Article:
Personal Reflections on Band of Brothers
Last year I started a Memorial Day tradition of reading a book about World War II around that holiday. I read several books on military history every year and I picked up a copy of Walter Lord's Miracle at Dunkirk in late May, 2019. I unknowingly started reading this book on the 79th anniversary of the evacuation of British and French forces from Dunkirk and I finished the book on the 75th anniversary of D-Day. On Memorial Day, which occurred during this time, I found myself more cognizant of the actions and sacrifices of the world's veterans than ever before.
Memorial Day is a day set aside in the United States for honoring and mourning military personnel who died while serving in the Armed Forces. The day has unfortunately become a national sales event defined by consumerism and the official start for many summer events, but the original significance of the holiday is quite sober. Like many Americans, I had forgotten the meaning behind Memorial Day, and was only appreciative of having a three day weekend. Reading Miracle at Dunkirk on and around Memorial Day had a dramatic effect on my mentality towards the national holiday and increased my respect for all of America's veterans.
To recapture last year's contemplative mindset I started reading The War Memoirs of Major Dick Winters on May 8 (the 75th anniversary of the allies defeating Nazi Germany), Major Winters was a member of the 101st Airborne Division and commander of the 506th Parachute Infantry Battalion. He and the men under his command played a pivotal role in several major battles during the end of World War II. Their actions were portrayed in the award-winning HBO miniseries Band of Brothers and since I have the ability to stream that series I thought it would be fitting to read Major Winter's memoirs concurrently with watching Band of Brothers. I was not prepared for the impact this exercise would have on me. I completed both the book and the television series on May 20, but the self-reflection that came about, as a result, will likely affect me for quite a long time.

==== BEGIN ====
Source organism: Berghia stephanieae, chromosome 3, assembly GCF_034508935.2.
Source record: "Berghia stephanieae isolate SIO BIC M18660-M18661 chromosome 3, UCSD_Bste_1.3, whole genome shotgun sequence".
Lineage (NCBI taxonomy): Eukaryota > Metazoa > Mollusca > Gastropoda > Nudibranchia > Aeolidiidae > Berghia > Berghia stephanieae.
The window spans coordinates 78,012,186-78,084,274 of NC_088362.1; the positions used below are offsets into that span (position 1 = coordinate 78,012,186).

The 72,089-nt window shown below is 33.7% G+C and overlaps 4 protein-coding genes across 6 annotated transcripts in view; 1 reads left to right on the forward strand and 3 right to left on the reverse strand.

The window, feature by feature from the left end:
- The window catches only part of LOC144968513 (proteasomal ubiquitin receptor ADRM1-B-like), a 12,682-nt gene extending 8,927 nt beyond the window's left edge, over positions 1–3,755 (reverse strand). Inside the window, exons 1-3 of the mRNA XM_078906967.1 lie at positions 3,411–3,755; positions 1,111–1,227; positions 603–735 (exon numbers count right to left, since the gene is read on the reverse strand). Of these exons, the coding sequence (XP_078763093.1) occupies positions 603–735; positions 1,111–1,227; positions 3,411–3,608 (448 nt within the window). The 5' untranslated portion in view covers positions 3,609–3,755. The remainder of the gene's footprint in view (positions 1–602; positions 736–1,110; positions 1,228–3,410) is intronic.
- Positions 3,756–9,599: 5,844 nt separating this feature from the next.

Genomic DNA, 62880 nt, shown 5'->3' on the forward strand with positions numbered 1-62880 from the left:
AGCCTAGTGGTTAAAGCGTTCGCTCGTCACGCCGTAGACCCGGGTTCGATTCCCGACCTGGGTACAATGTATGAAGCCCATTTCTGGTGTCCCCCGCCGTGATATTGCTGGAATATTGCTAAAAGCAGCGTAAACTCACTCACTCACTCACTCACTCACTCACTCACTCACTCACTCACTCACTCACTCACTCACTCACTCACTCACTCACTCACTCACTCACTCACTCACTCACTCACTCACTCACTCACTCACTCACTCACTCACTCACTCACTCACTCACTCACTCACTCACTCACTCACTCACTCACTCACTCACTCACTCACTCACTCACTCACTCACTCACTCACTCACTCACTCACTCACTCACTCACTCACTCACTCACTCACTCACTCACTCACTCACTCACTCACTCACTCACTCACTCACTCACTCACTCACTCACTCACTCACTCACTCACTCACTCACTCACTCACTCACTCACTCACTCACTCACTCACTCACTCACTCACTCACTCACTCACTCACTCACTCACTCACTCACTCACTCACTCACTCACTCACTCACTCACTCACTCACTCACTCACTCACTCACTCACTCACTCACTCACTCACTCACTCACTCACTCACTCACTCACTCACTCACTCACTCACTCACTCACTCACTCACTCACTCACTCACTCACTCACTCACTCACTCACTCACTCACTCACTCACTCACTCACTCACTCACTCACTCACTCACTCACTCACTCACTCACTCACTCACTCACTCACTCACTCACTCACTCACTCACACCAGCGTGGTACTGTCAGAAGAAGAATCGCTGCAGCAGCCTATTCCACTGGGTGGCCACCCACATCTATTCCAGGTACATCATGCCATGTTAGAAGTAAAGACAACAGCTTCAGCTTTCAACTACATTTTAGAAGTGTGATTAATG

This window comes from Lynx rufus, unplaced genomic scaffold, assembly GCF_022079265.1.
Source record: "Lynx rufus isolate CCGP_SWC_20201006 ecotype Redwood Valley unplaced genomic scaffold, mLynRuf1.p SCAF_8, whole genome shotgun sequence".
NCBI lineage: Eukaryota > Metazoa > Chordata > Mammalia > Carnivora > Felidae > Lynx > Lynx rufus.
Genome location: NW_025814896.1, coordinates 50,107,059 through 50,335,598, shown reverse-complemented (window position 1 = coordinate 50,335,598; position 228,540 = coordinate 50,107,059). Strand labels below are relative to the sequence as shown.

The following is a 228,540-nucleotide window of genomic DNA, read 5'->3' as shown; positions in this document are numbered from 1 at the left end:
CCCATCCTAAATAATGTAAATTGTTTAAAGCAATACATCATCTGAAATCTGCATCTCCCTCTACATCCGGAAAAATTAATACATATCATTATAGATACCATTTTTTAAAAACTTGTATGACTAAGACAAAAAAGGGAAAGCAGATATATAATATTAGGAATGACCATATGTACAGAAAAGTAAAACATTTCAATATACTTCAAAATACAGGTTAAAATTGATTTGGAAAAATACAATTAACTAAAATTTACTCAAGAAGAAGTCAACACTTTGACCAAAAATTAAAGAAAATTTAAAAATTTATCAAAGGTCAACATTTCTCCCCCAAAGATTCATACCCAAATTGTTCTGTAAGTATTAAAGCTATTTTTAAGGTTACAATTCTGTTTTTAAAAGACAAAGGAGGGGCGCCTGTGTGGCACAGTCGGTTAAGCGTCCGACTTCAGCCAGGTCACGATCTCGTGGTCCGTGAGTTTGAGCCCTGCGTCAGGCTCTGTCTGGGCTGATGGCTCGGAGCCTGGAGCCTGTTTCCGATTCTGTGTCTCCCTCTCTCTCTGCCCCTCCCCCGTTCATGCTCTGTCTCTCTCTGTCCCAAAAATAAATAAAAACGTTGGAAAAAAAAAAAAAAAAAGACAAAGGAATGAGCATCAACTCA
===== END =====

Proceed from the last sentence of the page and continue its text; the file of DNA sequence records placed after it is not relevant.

What have I done?
The first thing that struck me like a rod of iron while reading Winter's memoir was his age while he fought in World War II. HBO was very intentional in making Band of Brothers as realistic as possible, but one thing they were unable to replicate was the youth of the characters. It's easy to forget that battles are fought by teenagers and twenty-somethings when watching war movies with actors in their 30's or 40's playing the main roles. Dick Winters was 26 years old when he fought his first battle, the same age as me. As a paratrooper, he was dropped behind enemy lines the night prior to D-Day in order to prepare the way for the main invasion force. The plane he jumped out of was flying too fast, so all of his equipment and weapons were ripped off of his body by the planes jetstream. He started the war surrounded by Nazis equipped with only the clothes on his back and a boot knife.
Despite facing impossible adversity he pulled together supplies and men and took charge when his commanding officer was nowhere to be found. Unbeknownst to Dick Winters, the plane that carried his commander was shot down before reaching its drop zone. By the time Winters' feet touched the ground in Normandy he was the seniormost surviving officer in his entire company, and therefore in charge. He would go on to lead his men through several engagements with the enemy that night and the next morning. The battle climaxed in a charge on an artillery position that was shelling men on Omaha Beach. Winters lead the attack with such precision and effectiveness that his strategy is now taught at West Point.
The achievement of such a legacy at a young age made me reflect on my own life at age 26. I have done a few noteworthy things in my life, but I don't stack up well in comparison to what the men who fought on D-Day accomplished. Reading about these events left me feeling inadequate for several days, and I soon became envious of the opportunity given to Winters and others of the WWII generation to prove their greatness.